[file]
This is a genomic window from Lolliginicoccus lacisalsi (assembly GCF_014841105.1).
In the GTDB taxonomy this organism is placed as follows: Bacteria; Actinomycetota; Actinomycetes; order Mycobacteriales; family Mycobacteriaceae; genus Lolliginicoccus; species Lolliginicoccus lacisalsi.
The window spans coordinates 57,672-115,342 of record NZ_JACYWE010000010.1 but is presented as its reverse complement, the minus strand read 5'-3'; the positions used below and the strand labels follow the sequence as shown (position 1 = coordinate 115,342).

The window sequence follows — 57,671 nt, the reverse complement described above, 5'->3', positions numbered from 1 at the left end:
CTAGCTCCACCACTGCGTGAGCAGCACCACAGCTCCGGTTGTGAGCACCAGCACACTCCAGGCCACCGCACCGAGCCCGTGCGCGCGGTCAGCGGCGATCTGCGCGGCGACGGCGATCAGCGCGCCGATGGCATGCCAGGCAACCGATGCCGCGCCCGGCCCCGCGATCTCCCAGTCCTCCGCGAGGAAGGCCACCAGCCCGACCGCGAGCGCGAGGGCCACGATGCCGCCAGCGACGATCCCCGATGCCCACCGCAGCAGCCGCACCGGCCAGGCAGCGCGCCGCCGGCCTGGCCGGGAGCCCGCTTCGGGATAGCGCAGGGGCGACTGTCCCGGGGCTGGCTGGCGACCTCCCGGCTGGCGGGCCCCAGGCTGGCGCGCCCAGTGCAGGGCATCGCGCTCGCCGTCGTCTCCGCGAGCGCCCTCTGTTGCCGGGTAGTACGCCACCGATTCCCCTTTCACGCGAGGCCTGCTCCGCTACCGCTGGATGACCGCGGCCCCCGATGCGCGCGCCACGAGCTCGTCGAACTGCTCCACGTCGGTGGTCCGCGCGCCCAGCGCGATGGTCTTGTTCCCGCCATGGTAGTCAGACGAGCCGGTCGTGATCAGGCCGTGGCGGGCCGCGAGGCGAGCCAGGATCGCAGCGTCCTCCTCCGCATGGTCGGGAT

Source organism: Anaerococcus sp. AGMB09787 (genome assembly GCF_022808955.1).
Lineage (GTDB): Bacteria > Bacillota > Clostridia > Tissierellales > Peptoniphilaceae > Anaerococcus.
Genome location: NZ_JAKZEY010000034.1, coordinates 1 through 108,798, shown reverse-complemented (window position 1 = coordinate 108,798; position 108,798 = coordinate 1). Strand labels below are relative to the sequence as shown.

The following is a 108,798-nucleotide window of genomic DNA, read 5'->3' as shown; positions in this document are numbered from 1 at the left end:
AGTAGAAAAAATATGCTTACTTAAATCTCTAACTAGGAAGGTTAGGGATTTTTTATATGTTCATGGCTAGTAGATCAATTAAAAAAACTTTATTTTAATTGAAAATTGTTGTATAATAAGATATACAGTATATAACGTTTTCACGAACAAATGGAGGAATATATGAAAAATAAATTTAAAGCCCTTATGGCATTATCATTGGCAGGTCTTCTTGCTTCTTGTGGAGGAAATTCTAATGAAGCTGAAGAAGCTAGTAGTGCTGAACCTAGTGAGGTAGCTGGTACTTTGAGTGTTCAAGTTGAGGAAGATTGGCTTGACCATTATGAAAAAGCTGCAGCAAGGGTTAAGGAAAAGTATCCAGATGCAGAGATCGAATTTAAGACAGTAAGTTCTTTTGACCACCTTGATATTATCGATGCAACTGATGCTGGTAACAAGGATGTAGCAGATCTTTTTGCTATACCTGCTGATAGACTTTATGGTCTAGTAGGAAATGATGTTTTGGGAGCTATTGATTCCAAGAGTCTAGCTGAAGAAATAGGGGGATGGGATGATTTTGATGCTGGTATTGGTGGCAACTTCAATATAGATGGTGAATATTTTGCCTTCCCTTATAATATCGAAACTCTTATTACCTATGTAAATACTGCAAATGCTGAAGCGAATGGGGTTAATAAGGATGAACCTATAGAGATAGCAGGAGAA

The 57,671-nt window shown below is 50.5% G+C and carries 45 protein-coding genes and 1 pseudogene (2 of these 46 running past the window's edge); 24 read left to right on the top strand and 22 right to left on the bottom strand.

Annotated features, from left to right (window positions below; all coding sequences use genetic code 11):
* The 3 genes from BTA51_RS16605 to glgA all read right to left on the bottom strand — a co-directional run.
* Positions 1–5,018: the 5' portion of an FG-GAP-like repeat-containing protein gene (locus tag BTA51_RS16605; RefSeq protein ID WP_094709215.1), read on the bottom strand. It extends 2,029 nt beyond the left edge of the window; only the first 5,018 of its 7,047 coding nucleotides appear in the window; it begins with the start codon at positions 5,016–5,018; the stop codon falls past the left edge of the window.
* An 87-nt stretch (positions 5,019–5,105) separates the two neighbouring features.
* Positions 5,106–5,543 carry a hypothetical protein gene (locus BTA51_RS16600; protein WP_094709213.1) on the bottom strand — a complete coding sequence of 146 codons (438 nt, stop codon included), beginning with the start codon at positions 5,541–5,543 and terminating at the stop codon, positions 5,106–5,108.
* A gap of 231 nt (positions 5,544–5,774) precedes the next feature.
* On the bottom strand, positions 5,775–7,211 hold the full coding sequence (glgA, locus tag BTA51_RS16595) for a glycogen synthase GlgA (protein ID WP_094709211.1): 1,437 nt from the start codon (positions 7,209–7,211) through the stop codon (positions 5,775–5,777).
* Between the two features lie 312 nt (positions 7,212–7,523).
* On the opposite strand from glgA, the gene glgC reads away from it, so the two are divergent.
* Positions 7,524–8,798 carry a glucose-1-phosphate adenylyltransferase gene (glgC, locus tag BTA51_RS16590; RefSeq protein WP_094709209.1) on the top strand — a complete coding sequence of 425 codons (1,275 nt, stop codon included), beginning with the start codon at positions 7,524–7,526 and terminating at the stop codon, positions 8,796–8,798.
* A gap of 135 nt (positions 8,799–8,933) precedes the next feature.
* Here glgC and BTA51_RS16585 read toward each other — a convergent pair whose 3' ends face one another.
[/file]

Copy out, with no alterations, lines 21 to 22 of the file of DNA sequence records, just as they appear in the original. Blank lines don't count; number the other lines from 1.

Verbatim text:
* Positions 7,524–8,798 carry a glucose-1-phosphate adenylyltransferase gene (glgC, locus tag BTA51_RS16590; RefSeq protein WP_094709209.1) on the top strand — a complete coding sequence of 425 codons (1,275 nt, stop codon included), beginning with the start codon at positions 7,524–7,526 and terminating at the stop codon, positions 8,796–8,798.
* A gap of 135 nt (positions 8,799–8,933) precedes the next feature.